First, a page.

Yep, because that’s what gets the boys hard… a Cyclops. [Dove: Also, why does a girl’s beauty need to be validated by whether a boy likes it?]
Once the “I’m not pretty enough” defence is shattered, Kimberly then destroys the “Beauty Pageants are shit” argument by using reverse psychology. When Mandy says that Beauty Pageants are super-judgey, she’s being Judgey McJudgerson herself. QED, steamers, champagne, Mexican wave in celebration of Kimberly.
Finally, Mandy throws out the hail mary “but I’ve nooothing to weeeear” gambit, which is a complete sockful of moist bullshit as Kimberly doesn’t need her dress anymore and apparently everyone in Sweet Valley is exactly the same fucking shape. Really, the girls might as well be a bunch of those paper dress-up dolls at this point.
Mandy eventually agrees. Obv. The chapter is rounded by her being presented to the other UniPageanteers, who cluck and coo around her appreciatively. They put all crappy behaviours aside, after a brief interlude of trademark Unicorn dialogue, and power together to help her get into Fighting Shape with lip gloss, eye shadow and curls.
So! Here we are at Chapter Eleven, and the story is set. Mandy is firmly ensconced in the pageant, and the ceremony can finally begin.
First up, the organiser Mrs Harris is informed about the Kimberly / Mandy switch. She couldn’t give less of a fuck, so Mandy is now bonafide, although she’s still full of apparent false modesty.
I was just entering the pageant as a favor to Kimberly. There was no way I was actually going to win.
Come the fuck on, girl. Have a little swagger, show some metaphorical ass. This bullshit is getting tiresome now. And anyway, have you never read a book or seen a film? Do you know nothing of narrative structure? There’s no way in hell that you’re losing this.
To be fair, the very next paragraph has her getting a modicum of self-belief. She bemoans the fact that her mum isn’t present to see her, and then finally admits to herself that she can scrub up pretty well. That’s nice to hear.
Music starts, curtains open. The collected Pageanteers are told were to stand, how to smile, the whole nine fucking yards. From the glowing, appreciative crowd, Mandy picks out the faces of Aaron Dallas and Rick Hunter in their ringside seats.
“Whoa, look at Mandy!” I heard Rick say.
My heart skipped a beat.
Okay, I guess?
I have very little time for the notion that the Sweet Valley Middle School boys would bother to show up to watch a beauty pageant if it wasn’t mandatory. I’m shocked that they give any type of shit, to be honest, although they do have money riding on it so perhaps there is some skin in the game here.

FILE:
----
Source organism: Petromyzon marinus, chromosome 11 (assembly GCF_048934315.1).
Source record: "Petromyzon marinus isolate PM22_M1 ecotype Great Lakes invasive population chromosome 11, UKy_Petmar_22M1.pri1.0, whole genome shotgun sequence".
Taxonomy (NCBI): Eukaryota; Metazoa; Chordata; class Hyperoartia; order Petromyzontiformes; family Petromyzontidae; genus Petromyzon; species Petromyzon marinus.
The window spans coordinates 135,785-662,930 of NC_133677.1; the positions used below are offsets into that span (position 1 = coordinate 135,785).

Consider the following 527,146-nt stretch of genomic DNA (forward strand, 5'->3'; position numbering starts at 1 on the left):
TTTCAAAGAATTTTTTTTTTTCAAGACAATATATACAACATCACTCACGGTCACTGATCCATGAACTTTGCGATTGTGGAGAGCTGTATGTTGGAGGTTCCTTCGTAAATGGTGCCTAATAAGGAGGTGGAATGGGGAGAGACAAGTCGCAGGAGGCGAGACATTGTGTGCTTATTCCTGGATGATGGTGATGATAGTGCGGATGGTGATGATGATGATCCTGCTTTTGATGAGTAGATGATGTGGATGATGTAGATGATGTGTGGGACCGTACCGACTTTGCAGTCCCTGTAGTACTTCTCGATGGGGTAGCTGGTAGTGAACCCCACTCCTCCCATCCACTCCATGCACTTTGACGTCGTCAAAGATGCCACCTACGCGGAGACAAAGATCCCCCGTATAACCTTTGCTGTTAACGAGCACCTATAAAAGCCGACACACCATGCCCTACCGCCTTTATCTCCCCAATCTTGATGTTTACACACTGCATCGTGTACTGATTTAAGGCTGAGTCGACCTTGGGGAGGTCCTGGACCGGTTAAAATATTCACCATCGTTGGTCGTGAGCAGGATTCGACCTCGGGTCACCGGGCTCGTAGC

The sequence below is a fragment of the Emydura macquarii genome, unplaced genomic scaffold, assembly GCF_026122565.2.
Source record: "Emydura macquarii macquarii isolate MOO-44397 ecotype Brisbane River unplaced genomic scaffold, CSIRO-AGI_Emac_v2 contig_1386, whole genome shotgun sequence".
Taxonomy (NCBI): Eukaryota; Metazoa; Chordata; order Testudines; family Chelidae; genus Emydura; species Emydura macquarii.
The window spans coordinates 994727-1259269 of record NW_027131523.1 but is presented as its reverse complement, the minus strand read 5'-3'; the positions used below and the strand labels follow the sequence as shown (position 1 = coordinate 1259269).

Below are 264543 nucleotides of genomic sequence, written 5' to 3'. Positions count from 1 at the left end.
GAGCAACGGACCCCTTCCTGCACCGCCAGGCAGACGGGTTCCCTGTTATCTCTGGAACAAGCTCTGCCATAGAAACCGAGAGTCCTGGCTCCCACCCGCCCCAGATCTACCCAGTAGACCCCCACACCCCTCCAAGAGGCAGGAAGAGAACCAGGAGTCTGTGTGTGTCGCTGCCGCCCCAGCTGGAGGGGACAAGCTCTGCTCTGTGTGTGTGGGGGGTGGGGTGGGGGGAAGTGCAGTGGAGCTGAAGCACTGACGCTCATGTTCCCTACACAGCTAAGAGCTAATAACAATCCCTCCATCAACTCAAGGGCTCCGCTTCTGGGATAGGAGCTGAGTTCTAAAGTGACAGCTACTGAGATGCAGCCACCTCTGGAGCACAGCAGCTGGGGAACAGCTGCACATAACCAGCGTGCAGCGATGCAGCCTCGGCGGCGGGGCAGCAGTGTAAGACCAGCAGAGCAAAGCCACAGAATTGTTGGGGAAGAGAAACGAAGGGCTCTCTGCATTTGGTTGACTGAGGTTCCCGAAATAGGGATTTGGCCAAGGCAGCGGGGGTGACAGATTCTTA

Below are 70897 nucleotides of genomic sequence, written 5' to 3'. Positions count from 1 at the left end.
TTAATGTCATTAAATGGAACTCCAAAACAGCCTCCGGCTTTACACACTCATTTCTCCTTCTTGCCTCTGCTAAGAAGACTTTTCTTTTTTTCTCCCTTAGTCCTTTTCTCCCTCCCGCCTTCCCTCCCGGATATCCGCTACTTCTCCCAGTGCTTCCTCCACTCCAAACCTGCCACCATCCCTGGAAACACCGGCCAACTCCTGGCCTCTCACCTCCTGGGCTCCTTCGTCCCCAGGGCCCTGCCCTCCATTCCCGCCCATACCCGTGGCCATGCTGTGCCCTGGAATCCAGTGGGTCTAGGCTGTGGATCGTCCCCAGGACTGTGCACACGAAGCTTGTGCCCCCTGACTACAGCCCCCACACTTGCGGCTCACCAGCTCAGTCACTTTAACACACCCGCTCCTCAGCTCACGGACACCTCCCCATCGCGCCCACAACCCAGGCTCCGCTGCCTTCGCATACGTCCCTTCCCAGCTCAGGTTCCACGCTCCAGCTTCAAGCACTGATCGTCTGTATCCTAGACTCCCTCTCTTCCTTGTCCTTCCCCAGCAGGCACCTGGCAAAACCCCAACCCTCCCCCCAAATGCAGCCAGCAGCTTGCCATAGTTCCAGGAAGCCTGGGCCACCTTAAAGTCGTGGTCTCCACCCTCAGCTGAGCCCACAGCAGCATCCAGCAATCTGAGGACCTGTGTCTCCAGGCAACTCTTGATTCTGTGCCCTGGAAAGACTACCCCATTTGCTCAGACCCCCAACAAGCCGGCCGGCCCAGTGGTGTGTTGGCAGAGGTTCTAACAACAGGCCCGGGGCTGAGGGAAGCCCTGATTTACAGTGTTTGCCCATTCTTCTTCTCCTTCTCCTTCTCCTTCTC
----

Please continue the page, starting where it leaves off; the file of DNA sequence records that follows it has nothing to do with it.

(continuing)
We now cut to Mandy being interviewed by the pageant’s host. Specifically, to the following question, the answer to which reveals conclusively why Mandy was the correct choice for this storyline. Depressingly.
“If you could meet the person you were three years ago, what advice would you give that person?” Mrs. Harris asked me.
The answer, in full?
“Well, three years ago, I was ten,” I began. Duh! Real enlightening, Mandy.
I glanced around the audience. I could see Aaron and Rick whispering to each other. And a group of eighth-grade girls were busy passing food back and forth.
Great, I thought. I’ve lost everyone’s attention already.
I cleared my throat. “Like most ten-year-olds, I couldn’t wait to grow up,” I went on. “I still want to grow up, but well, I guess my reasons are different now.”
I paused. I wasn’t sure I wanted to tell everyone my life story, but I couldn’t really answer the question otherwise. So I plunged on. “You see, I had cancer last year,” I admitted.
A hush fell over the audience when I said that. And everyone stared at me. The word cancer has a way of capturing people’s attention.
“I’m OK now,” I said quickly. The last thing I wanted was for people to feel sorry for me. “But there was a time last year when I thought I’d never see my thirteenth birthday. So I’ve learned to live for the moment. Never think there’s always tomorrow. There may not be a tomorrow. And that’s what I’d tell my ten-year-old self. Make the most of today. You don’t know what tomorrow holds.”